With the advances of RNA-Seq, high-throughput sequencing and other techniques, we have achieved some important progresses in understanding characteristics and functions of cricRNAs. CricRNAs may play key roles in diseases as miRNA sponges or decoys, protein sponges or decoys and regulation gene transcription. Therefore, systematically understanding association between circRNAs and diseases has become an important issue of bioinformatics research, which is beneficial to disease diagnose and treatment. Although some databases about circRNA have been established in recent years, these databases rarely focused on the associations between circRNAs and diseases. The computation methods for predicting circRNA-disease associations are also lacking because of these limitations. To our knowledge, CircR2Disease is the first database about circRNA-disease associations, which provides the chance to develop effective methods to identify novel associations between circRNAs and diseases.


DWNN-RLS method is developed to predict new associations between circRNAs and diseases on CircR2Disease dataset. Firstly, DWNN-RLS computes the GIP similarities of circRNAs and diseases based on the known circRNA-disease associations. Secondly, we further compute the sematic similarity of disease and compute the final similarity of diseases with the mean of GIP similarity and sematic similarity. Finally, the Kron-RLS is used to predict novel circRNA-disease associations based on their similarities. 10CV, 5CV and LOOCV are used to evaluate the prediction performance of DWNN-RLS. In addition, we use the DWNN to calculate the initial associations scores for new circRNAs and diseases. We also compare our method with other six methods. In terms of 10CV, 5CV and LOOCV, DWNN-RLS all achieves the best prediction performance. In addition, we also show that DWNN-RLS method may achieves better prediction performance with the more known circRNA-disease associations. Case studies further illustrate the prediction performance of DWNN-RLS.

However, there still exist some limitations in DWNN-RLS. We all know that cricRNAs can function as miRNA sponges or decoys, protein sponges or decoys. In this study, we only use the GIP similarity of circRNAs. In the future, the similarity computation of circRNAs could consider more relevant biological network information, such as cricRNA-miRNA associations and sequence information. Similarly, the disease functional information also should be considered [5860]. Other latest matrix factorization methods such as NRLMF [61], SRMF [62], DRRS [63] should be considered to predict cricRNA-disease association when we integrate more biological network information such as circRNA-miRNA associations, circRNA sequence information and disease functional information. Therefore, to further improve the prediction performance, we would develop a more effective approach to discover new circRNA-disease associations by reasonably integrating more biological network information.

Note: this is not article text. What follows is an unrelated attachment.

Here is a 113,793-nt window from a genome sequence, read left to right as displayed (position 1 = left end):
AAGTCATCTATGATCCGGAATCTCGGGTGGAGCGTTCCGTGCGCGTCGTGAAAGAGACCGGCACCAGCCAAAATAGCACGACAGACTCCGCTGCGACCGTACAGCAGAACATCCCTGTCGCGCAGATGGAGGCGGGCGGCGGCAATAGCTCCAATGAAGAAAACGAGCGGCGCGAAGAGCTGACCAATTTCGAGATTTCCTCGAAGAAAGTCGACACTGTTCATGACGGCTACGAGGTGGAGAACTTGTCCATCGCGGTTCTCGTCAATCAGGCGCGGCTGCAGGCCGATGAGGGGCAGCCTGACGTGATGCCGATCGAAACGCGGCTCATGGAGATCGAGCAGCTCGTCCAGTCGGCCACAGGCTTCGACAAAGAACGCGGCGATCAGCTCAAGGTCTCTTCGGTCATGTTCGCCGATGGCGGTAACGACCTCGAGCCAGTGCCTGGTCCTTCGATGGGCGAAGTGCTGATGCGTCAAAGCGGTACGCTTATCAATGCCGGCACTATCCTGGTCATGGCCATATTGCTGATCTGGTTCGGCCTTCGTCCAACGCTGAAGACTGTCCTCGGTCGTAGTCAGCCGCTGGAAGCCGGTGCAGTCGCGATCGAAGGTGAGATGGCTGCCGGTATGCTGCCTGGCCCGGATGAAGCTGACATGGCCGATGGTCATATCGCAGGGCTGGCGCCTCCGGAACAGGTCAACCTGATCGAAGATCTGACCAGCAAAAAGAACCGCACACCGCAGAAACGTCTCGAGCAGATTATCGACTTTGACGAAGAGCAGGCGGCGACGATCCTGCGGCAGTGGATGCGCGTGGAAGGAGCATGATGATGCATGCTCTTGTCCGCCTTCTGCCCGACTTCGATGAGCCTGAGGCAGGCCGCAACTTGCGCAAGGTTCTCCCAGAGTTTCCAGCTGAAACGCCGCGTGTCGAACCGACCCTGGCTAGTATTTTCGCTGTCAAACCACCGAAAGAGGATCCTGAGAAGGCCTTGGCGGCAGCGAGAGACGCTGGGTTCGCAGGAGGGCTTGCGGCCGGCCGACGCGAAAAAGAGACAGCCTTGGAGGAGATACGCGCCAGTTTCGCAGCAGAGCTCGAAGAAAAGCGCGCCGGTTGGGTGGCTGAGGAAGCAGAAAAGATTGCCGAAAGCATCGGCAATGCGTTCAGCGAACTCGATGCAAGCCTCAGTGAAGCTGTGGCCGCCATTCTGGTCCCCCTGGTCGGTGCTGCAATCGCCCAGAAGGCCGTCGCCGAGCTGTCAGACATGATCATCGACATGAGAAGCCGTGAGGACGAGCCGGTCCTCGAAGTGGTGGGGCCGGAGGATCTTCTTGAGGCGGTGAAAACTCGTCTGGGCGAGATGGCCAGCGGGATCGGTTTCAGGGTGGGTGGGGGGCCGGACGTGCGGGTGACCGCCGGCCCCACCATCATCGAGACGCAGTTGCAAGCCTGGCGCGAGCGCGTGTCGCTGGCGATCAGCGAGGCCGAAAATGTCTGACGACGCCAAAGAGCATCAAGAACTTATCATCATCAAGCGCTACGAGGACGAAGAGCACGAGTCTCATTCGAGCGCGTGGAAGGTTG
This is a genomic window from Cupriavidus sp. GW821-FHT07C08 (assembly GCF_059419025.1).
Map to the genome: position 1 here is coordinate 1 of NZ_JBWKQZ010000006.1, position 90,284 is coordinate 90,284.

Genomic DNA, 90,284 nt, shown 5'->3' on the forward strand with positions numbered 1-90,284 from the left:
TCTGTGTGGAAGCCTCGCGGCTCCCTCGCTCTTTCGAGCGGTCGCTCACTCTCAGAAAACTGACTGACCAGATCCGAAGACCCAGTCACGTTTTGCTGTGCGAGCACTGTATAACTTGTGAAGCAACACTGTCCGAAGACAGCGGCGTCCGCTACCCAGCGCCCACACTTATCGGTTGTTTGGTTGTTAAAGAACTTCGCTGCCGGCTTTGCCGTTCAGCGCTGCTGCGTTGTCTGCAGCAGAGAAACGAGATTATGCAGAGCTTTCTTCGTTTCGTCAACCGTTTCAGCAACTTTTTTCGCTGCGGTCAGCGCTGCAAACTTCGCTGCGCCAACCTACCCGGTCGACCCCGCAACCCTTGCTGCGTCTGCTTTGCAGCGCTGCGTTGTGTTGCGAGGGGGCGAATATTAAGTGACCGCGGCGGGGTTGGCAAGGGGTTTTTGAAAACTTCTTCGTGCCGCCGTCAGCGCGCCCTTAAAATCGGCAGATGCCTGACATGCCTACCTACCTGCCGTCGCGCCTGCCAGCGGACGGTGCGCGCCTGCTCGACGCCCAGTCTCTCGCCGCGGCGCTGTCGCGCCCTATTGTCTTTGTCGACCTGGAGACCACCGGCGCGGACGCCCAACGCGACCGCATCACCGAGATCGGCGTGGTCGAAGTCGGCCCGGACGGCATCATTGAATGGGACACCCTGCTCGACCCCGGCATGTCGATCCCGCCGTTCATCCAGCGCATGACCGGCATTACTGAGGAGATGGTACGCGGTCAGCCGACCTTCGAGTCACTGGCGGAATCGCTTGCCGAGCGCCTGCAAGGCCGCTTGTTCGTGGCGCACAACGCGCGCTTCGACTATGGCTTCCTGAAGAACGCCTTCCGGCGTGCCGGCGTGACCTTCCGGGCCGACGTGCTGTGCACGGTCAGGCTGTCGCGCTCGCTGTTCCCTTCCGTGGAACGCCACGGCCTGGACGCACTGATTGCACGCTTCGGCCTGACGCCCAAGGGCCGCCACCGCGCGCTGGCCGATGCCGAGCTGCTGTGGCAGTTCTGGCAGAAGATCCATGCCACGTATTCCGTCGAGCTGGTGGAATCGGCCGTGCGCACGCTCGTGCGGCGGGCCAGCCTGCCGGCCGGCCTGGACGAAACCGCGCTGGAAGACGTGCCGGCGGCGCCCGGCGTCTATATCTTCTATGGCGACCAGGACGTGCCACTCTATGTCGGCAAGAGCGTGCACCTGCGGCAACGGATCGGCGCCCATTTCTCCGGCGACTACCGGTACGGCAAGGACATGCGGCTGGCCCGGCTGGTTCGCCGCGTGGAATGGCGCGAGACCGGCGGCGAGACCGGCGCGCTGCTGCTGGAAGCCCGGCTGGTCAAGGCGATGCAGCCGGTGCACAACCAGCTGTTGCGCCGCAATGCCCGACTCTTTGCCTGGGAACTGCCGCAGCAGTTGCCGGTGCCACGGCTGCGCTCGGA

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The authors are very grateful to the anonymous reviewers for their constructive comments which have helped significantly in revising this work. The authors would like to express their gratitude for the support from the National Natural Science Foundation of China under Grant No. 61772552, No. 61420106009, No. 61622213 and No. 61732009.


Publication costs are funded by National Natural Science Foundation of China under Grant No. 61420106009.

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This article has been published as part of BMC Bioinformatics Volume 19 Supplement 19, 2018: Proceedings of the 29th International Conference on Genome Informatics (GIW 2018): bioinformatics. The full contents of the supplement are available online at

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JW conceived the project; CY designed the experiments; and CY performed the experiments; CY and FXW wrote the paper. All authors read and approved the final manuscript.

Correspondence to Jianxin Wang.

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Yan, C., Wang, J. & Wu, F. DWNN-RLS: regularized least squares method for predicting circRNA-disease associations. BMC Bioinformatics 19, 520 (2018).

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  • CircRNA
  • CircRNA-disease association
  • Gaussian interaction profile
  • Kron-RLS